Telling the story of a young man – the author himself – and his attempts to fly with different kinds of self-made aeroplanes and wings, the photographic series “Sacred bird” by Finnish photographer Janne Lehtinen presents a fictional narrative based on autobiographical facts. Lehtinen – the son of a renowned glider pilot – tries to relive the experiences of his father while himself attempting to leave the ground behind. His numerous efforts to oppose the force of gravity never come to anything, however, and the giant leap into infinity never occurs. While the models he conceives are extravagant, surreal and impressive in their construction, they are nevertheless destined to fail, and remain purposeless, anachronistic reinventions of the human-powered prototypes which marked the pioneering days of aviation. –Dominique Somers
A few weeks back I headed over to Chinatown to visit Jeremy Mora‘s studio. You may know Jeremy from POVevolving gallery, but he also makes some great sculptures. Before we pop in on Jeremy’s studio, let’s check out some vintage signs down Chung King road.
The artwork of Jillian Salik offers up understated surprises. Her new exhibit DUEL TINT features frames, window dressing, and other wall fixtures adorned with baroque ornamentation. However, the typically gilded and gaudy colors that typically accompany such adornments, the reflections and windows that should fit in such frames were no where to be seen. Salik only offers the bare structure of the frames and ornamentation. Also, Salik makes an interesting choice of material: cardboard. She contrasts high-society trimmings and embellishments with a decidedly “low” material and digital production processes.
Sashiko Yuen aka Wishcandy has created what she describes as “a sassy candy coated horror show”. Her series “Rise and Fall of the Sugar Brigade” places the female body at the junction of pulp violence and erotica which transports you through a technicolor nightmare. Her watercolor and graphite dreamscapes place girls of all different body types in candy filled landscapes, often displaying violent emotions accompanied by titles like “ Bring it”,“Tired of your shit” , and “ You don’t own me” brandishing butchers knives or baseball bats with tears running down their cheeks.
Rather than putting the female body on display, her work expresses angst, vengeance and rage through an unexpected use of color, the depiction of food not only as part of the background but also as a prop and the use of sex as a power over one’s womanhood. One of her pieces entitled “Escapism” features a girl with pink hair lounging on a giant pizza slice with an adamant look on her face. It is thought provoking in the sense that bright colors and girls are not often used associated with deeper, darker topics and emotions.
Upon first glance, Wishcandy’s work looks colorful and cute, but it runs much deeper. It is full of intricate details, colors, and shapes that create an edgy and unique depiction of female emotion. She confronts the viewer with blood, violence, and frustration while using the brightest colors reminiscent of early 1950s and does not shy away from the grotesque. You can really feel the female energy coursing through her work in a way that makes it seem like it should be cover art for an all girl rock band.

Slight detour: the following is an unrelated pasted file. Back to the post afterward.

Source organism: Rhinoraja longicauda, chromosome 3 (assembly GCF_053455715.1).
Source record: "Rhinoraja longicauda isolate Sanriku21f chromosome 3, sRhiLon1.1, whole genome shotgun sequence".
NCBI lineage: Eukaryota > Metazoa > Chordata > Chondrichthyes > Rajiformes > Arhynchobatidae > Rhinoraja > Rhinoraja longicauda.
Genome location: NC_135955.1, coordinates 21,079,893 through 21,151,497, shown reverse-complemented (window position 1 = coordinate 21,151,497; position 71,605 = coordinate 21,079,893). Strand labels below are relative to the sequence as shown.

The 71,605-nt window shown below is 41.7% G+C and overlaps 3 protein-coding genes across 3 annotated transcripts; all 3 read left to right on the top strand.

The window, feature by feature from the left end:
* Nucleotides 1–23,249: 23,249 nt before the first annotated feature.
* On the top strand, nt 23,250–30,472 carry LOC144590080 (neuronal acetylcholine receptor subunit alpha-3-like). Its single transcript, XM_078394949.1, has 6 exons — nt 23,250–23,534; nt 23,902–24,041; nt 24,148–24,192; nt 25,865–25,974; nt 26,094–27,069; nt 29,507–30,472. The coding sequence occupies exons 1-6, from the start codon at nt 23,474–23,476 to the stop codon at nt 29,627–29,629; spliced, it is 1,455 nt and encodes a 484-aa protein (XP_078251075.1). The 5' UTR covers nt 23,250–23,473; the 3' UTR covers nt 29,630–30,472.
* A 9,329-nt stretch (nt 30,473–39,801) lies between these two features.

Brandon Bird lives and works in Los Angeles. Utilizing an array of pop culture references he creates disarming paintings. The work is whimsical, dark, and subversive in equal measure. One piece depicts a child on Halloween dressed as Philip Seymore Hoffman’s nurse character from the film Magnolia. Despite being downright bizarre it is a hilarious reminder of the cheap Character Costumes of old that consisted of nothing more than a plastic mask and an image of the character on a sticky vinyl wardrobe. Another painting shows the eccentric actor Christopher Walken in the middle of creating a robot in his garage. A visual such as this embodies the joy that permeates through Bird’s hysterical pop culture laced paintings.
For anyone who grew up in the 80’s & 90’s, Hiroyasu Sakaguchi’s House T will look vaguely familiar, namely because House T is laid out like a level in Mario, or most other Nintendo games for that matter. All the spaces in a house that we have gotten used to as individual, semi-private rooms have been stripped of their walls and joined into one long inter-connected space. I love it because it reminds us of the tension between psychological and physical space, how we compartmentalize various aspects of our life into respective spaces. House T reminds me of Gordon Matta Clark’s work, albeit much cleaner, Japanese, and way less punk rock, but the altering of our perception of space is in them both. (via)
From illustrator and photographer Matt Lee, here are some photos of film posters around South India. It’s interesting how foreign film industries so close follow American trends. I expected to see posters that are more in the style of traditional 70s Bollywood posters (basically nicely illustrated montages of multiple characters, each in an action pose, and a cool look treatment of the title), but it seems that just as Hollywood has moved on since its days of ornately illustrated movie posters, so has India. So instead of illustrations we have Photoshop jobs.
Chicago-based street artist Don’t Fret is plastering New York with his wit and wisdom. Producing relatively simple images and text posters, he uses wheat paste to adhere them to walls and mailboxes They live among the torn down flyers and spray-painted graffiti adn look inconspicuous until you really stop to look at them.
Don’t Fret’s humor is observational, and sometimes silly. “Live by the sword. Die by your peanut allergy,” and “Polly saw you commit adultery” are both easy to “get” and amusing for the passerby. All images copyright of Jaime Rojo. (Via Huffington Post)